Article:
Essay PreviewMore ↓
In the final scenes of Sir Gawain and the Green Knight, Gawain’s encounter with Sir Bertilak allows Gawain to perceive his own flaws, manifested in his acceptance of the Green Girdle. The court’s reaction to his personal guilt highlights the disconnect between him and the other knights of the Round Table. Gawain’s behavior throughout the poem has been most noteworthy; his understanding of his sin, one that many of us would dismiss since it was propelled by his love of life, enhances his stature as a paragon of chivalry.
When Gawain shows up at the Green Knight’s chapel, his mere presence provides comfort to his host, who greets him: “Sir so sweet, you honour the trysts you owe.” Perhaps the green gallant had been expecting Gawain, as representative of the crumbling House of Arthur, to be derelict in his duties. Gawain lives up to his good name. Similarly, he resisted the unbearable temptations of Lady Bertilak on numerous occasions, providing a mere kiss, in accordance with the code of chivalry.
Yet, Gawain did err in accepting the girdle; that much cannot be denied. We, the reader, can forgive him since he repents fully, even going so far as to impose penance (of wearing the girdle eternally as a mark of his fall) on himself. It takes a mild rebuke by the Green Knight to crack Gawain’s façade of confident valor. His conscience compels him to break down when confronted by his host as to his indiscretion. However, this happened only when the host had revealed himself to be the same as the Green Knight. We realize that Gawain had previously perceived in Sir Bertilak an equal in knighthood; thus his ease in deceiving him in the exchange of winnings game. When Gawain realizes he was the subject of a test, he sees Bertilak/Green Knight in a different light. The Green Knight now becomes Gawain’s confessor and in doing so assumes a fatherly role.
We see that Bertilak perceives Gawain’s fault, his love of life, and irrespective of it, loves Gawain. Despite having sinned, Bertilak sees in Gawain a first-rate knight, far superior to his peers in Camelot, who, faced with the spectre of death, grew silent with cowardice, as the honor of the King lay unguarded.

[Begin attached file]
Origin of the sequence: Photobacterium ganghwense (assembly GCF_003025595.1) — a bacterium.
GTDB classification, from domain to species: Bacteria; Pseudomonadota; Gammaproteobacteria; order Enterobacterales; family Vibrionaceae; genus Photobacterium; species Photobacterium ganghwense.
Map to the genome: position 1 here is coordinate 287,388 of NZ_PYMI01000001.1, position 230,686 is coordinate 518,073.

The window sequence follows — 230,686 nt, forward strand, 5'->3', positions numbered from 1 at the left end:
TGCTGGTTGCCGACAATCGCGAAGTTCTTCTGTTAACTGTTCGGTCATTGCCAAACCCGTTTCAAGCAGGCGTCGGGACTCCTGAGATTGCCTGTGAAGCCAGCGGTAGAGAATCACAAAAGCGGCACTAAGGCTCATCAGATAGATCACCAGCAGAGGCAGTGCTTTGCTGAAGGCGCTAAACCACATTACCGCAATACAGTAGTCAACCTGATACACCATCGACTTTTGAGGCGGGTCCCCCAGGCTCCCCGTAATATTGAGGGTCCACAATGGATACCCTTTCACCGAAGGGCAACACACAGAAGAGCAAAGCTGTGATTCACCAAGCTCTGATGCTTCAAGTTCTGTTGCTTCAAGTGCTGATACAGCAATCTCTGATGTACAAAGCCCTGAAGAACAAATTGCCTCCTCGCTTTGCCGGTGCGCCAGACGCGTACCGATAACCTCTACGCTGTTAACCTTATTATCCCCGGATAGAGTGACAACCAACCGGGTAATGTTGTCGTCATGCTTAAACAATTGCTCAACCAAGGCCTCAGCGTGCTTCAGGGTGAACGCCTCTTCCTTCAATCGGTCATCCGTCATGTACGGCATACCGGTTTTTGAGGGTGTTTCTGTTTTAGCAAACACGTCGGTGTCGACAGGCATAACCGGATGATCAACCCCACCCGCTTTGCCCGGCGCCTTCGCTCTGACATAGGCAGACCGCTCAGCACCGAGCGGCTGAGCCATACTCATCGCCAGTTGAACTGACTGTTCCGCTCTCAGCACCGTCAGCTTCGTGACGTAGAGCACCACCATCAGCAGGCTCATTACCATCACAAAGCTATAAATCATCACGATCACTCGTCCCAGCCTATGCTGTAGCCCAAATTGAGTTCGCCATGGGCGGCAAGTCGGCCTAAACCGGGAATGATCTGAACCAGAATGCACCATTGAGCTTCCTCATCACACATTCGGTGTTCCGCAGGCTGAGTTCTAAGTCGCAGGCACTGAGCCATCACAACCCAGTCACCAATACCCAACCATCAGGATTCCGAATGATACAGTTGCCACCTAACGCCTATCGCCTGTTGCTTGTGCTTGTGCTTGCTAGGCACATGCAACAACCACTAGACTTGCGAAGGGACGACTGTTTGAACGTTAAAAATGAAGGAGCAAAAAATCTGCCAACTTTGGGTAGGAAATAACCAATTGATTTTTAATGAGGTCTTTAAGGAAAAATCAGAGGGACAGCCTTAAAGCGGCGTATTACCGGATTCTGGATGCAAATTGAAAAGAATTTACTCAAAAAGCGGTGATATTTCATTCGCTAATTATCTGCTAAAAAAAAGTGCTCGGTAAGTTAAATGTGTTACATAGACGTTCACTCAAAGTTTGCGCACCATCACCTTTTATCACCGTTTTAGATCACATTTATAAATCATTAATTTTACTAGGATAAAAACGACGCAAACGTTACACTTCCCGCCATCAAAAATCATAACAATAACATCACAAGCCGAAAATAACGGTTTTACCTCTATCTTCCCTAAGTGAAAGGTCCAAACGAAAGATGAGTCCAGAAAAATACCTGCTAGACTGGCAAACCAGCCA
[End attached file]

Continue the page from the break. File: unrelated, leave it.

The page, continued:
How to Cite this Page
"Gawain's Moral Superiority Revealed in Sir Gawain and the Green Knight." 123HelpMe.com. 19 Aug 2018
Need Writing Help?
Get feedback on grammar, clarity, concision and logic instantly.Check your paper »
- In the Pearl poet’s Sir Gawain and The Green Knight, an epic talk emerges to reveal a man’s journey of honesty, morals, and honor. Sir Gawain accepts a challenge in place of his uncle King Arthur, with hidden tests and viable consequences. As Gawain begins his journey, he proudly upholds his knightly honor and seeks out his own death; however, Gawain gives into his human emotion and is soon distracted from his chivalrous motives. As a result of this distraction, Gawain is marked with a scar to show his dishonest and cowardly deception.... [tags: Sir Gawain and The Green Knight]
1027 words (2.9 pages)
- Sir Gawain and the Green Knight - Character Analysis of Sir Gawain "The Wedding of Sir Gawain and Dame Ragnell" is a medieval romance poem written by an anonymous author. Sir Gawain is one of the major characters in the poem. He is a very likable personality. Sir Gawain represents an ideal knight of the fourteenth century. Throughout the story, we see Sir Gawain portrayed as a very courteous and noble knight, always trying to help King Arthur. The characteristics of Sir Gawain like kindness, generosity and firmness are revealed from his actions.... [tags: Sir Gawain and the Green Knight]
1998 words (5.7 pages)
- Sir Gawain and the Green Knight Lines 1372-1453 from The Norton Anthology of English Literature Sir Gawain and the Green Knight was written in the fourteenth century by an anonymous poet who was a contemporary of Geoffrey Chaucer. The story was originally written in a Northern dialect. It tells the story of Sir Gawain's first adventure as a knight. This section of Sir Gawain and the Green Knight pertains to the agreement between Bercilak de Hautdesert, the host, and Gawain. Bercilak is to go hunting in the morning, while Gawain sleeps.... [tags: Sir Gawain and the Green Knight]
476 words (1.4 pages)